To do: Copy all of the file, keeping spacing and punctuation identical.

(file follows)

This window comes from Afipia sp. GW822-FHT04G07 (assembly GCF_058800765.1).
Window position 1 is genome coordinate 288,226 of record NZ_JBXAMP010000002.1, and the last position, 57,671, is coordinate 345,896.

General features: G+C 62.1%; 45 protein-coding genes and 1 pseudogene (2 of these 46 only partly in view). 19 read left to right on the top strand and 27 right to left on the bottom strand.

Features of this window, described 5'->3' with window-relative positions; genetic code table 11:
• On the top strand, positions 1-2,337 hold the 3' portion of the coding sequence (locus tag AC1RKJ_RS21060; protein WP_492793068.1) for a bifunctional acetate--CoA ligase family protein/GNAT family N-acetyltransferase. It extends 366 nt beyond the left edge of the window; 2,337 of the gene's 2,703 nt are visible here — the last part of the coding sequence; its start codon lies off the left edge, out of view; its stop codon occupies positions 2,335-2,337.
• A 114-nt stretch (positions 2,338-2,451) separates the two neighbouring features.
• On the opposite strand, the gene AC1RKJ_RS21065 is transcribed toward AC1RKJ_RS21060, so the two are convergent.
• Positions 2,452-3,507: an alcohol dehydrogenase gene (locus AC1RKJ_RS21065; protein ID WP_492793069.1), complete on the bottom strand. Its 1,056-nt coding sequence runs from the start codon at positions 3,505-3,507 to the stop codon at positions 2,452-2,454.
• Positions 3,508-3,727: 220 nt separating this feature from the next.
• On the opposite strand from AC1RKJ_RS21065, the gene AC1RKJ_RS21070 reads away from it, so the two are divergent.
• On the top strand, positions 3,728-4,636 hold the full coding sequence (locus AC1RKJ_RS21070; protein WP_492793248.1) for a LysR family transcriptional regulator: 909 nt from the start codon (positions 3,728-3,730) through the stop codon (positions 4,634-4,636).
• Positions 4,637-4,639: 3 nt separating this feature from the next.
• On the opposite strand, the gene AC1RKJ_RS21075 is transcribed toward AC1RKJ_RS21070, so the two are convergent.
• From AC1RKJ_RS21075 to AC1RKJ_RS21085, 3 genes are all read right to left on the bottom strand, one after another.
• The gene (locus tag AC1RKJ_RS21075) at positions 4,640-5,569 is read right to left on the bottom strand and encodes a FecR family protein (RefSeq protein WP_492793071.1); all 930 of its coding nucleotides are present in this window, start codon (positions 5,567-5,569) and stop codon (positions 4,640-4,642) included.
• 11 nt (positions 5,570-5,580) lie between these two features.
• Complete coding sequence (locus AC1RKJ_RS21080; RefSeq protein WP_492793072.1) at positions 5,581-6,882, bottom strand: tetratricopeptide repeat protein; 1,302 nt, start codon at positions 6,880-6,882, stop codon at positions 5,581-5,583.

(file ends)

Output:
This window comes from Afipia sp. GW822-FHT04G07 (assembly GCF_058800765.1).
Window position 1 is genome coordinate 288,226 of record NZ_JBXAMP010000002.1, and the last position, 57,671, is coordinate 345,896.

General features: G+C 62.1%; 45 protein-coding genes and 1 pseudogene (2 of these 46 only partly in view). 19 read left to right on the top strand and 27 right to left on the bottom strand.

Features of this window, described 5'->3' with window-relative positions; genetic code table 11:
• On the top strand, positions 1-2,337 hold the 3' portion of the coding sequence (locus tag AC1RKJ_RS21060; protein WP_492793068.1) for a bifunctional acetate--CoA ligase family protein/GNAT family N-acetyltransferase. It extends 366 nt beyond the left edge of the window; 2,337 of the gene's 2,703 nt are visible here — the last part of the coding sequence; its start codon lies off the left edge, out of view; its stop codon occupies positions 2,335-2,337.
• A 114-nt stretch (positions 2,338-2,451) separates the two neighbouring features.
• On the opposite strand, the gene AC1RKJ_RS21065 is transcribed toward AC1RKJ_RS21060, so the two are convergent.
• Positions 2,452-3,507: an alcohol dehydrogenase gene (locus AC1RKJ_RS21065; protein ID WP_492793069.1), complete on the bottom strand. Its 1,056-nt coding sequence runs from the start codon at positions 3,505-3,507 to the stop codon at positions 2,452-2,454.
• Positions 3,508-3,727: 220 nt separating this feature from the next.
• On the opposite strand from AC1RKJ_RS21065, the gene AC1RKJ_RS21070 reads away from it, so the two are divergent.
• On the top strand, positions 3,728-4,636 hold the full coding sequence (locus AC1RKJ_RS21070; protein WP_492793248.1) for a LysR family transcriptional regulator: 909 nt from the start codon (positions 3,728-3,730) through the stop codon (positions 4,634-4,636).
• Positions 4,637-4,639: 3 nt separating this feature from the next.
• On the opposite strand, the gene AC1RKJ_RS21075 is transcribed toward AC1RKJ_RS21070, so the two are convergent.
• From AC1RKJ_RS21075 to AC1RKJ_RS21085, 3 genes are all read right to left on the bottom strand, one after another.
• The gene (locus tag AC1RKJ_RS21075) at positions 4,640-5,569 is read right to left on the bottom strand and encodes a FecR family protein (RefSeq protein WP_492793071.1); all 930 of its coding nucleotides are present in this window, start codon (positions 5,567-5,569) and stop codon (positions 4,640-4,642) included.
• 11 nt (positions 5,570-5,580) lie between these two features.
• Complete coding sequence (locus AC1RKJ_RS21080; RefSeq protein WP_492793072.1) at positions 5,581-6,882, bottom strand: tetratricopeptide repeat protein; 1,302 nt, start codon at positions 6,880-6,882, stop codon at positions 5,581-5,583.